We don’t know yet what led a young man to commit today’s atrocity in Arizona. On all sides, people will search for the partisan or political messages that may have incited the assailant. That’s right and proper. Lone gunmen or conspirators who commit mass murders such as the Oklahoma City bombings are sometimes abetted by venomous rhetoric that disfigures our political life.
Talk also turns, again rightly, to the subject of gun control. Whatever political agenda or personal demons drove the Fort Hood shooter to homicide, he might not have butchered so many people without the services of his well-equipped quartermaster corps down at “Guns Galore”, where he bought his lethal wares.
Today, though, I hope public advocacy should go in a different direction. Many people are going to survive today’s shooting spree with grievous wounds. Some of these wounds will be visible on their bodies for the rest of their lives. Other wounds will be less visible but no less visible in people’s hearts and minds, as they seek to recover from what they have been through, who they have lost, what they have seen.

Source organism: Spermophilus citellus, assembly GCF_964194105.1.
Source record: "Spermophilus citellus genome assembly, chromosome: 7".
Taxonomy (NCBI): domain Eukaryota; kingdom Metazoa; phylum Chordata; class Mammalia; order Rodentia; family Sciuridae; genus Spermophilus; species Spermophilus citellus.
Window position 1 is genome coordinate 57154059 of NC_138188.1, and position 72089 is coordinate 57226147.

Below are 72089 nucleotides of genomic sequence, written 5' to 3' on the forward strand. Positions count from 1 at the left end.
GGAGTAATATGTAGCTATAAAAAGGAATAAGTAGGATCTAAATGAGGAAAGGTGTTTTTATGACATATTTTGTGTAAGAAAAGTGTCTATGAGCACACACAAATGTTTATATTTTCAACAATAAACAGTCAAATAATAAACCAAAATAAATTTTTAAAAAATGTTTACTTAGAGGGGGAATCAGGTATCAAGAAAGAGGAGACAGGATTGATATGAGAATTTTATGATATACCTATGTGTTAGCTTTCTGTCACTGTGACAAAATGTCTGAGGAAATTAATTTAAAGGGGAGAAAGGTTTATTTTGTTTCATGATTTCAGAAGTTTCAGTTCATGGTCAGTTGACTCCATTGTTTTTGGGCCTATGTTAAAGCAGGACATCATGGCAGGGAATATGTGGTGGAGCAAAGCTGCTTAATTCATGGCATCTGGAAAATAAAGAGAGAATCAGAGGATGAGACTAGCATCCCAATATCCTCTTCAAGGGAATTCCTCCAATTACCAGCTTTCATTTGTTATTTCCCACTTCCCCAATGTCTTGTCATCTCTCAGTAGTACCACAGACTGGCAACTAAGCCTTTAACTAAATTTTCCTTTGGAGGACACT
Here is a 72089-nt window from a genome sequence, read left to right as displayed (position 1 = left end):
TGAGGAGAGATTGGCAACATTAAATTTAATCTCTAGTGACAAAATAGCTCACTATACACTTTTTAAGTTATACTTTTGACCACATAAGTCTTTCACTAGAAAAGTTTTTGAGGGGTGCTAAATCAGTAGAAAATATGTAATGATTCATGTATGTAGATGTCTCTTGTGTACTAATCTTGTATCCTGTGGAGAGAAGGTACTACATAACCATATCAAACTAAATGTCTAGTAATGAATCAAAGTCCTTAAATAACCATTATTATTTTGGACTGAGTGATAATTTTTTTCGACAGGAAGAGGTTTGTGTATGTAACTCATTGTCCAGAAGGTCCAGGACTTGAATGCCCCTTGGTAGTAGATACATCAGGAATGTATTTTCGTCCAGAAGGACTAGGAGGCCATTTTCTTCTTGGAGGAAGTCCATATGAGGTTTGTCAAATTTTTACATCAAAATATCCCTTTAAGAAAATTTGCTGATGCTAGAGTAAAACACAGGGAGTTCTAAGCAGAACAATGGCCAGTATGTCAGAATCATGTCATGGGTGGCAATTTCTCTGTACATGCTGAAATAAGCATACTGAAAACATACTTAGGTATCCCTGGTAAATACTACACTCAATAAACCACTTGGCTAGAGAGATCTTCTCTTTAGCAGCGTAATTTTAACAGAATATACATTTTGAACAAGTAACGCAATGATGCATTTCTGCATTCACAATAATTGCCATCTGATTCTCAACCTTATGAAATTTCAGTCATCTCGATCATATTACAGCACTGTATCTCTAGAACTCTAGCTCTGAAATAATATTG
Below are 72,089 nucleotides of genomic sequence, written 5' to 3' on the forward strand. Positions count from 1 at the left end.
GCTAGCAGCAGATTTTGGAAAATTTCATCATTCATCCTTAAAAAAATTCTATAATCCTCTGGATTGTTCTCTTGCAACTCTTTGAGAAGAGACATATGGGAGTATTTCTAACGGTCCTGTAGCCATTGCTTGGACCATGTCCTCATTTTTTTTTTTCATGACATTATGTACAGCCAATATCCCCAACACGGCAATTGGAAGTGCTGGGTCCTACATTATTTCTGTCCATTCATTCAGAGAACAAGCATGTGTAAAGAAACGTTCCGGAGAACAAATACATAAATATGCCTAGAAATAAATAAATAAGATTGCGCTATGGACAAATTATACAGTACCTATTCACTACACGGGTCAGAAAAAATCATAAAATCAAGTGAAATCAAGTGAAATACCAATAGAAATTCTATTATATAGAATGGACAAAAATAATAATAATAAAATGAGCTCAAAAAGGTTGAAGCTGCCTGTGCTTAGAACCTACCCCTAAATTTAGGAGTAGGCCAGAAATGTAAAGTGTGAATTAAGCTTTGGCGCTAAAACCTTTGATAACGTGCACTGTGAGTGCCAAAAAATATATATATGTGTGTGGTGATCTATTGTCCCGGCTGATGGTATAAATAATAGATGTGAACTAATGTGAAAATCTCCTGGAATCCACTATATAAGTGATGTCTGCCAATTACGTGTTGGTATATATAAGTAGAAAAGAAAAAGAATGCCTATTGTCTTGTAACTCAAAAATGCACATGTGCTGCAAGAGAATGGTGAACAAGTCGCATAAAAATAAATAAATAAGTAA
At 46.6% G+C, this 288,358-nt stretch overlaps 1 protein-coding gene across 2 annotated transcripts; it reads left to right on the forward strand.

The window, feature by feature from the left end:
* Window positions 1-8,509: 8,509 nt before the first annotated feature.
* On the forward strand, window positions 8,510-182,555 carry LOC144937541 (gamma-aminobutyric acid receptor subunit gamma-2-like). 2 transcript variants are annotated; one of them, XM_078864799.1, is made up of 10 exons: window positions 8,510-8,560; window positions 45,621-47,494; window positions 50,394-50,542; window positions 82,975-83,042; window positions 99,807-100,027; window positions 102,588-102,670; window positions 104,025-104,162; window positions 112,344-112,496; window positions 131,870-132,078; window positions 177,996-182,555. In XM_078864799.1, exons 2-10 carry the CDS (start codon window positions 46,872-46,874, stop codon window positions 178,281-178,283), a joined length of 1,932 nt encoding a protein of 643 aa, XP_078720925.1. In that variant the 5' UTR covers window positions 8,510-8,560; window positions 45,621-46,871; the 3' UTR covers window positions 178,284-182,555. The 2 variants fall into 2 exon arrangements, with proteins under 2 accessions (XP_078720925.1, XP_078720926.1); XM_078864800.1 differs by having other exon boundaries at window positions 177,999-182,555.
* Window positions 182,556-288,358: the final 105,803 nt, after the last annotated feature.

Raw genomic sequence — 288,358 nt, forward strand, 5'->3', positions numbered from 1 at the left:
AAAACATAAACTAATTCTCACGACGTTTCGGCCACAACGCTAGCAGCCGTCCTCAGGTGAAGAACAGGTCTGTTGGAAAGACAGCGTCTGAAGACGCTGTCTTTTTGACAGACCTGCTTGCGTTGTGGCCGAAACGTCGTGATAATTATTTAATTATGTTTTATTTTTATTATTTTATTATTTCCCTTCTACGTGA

Whatever motivated today’s killings, let’s make sure that we show the same love and effective, competent help to these wounded people five, ten, or twenty years from now that we will surely show today, as this atrocity dominates the news. Let’s make sure none of them lose their homes or are needlessly institutionalized because of financial issues that arise in their care. Let’s do the same for tens of thousands of other people who are surviving victims of senseless gun violence. Many of these men and women, such as this Chicago high schooler, are just remarkable.
And let’s take a moment to consider the thousands of men and women who staff rehabilitation hospitals, emergency departments, nursing facilities, and other facilities who do very difficult work, and do it very well under difficult circumstances.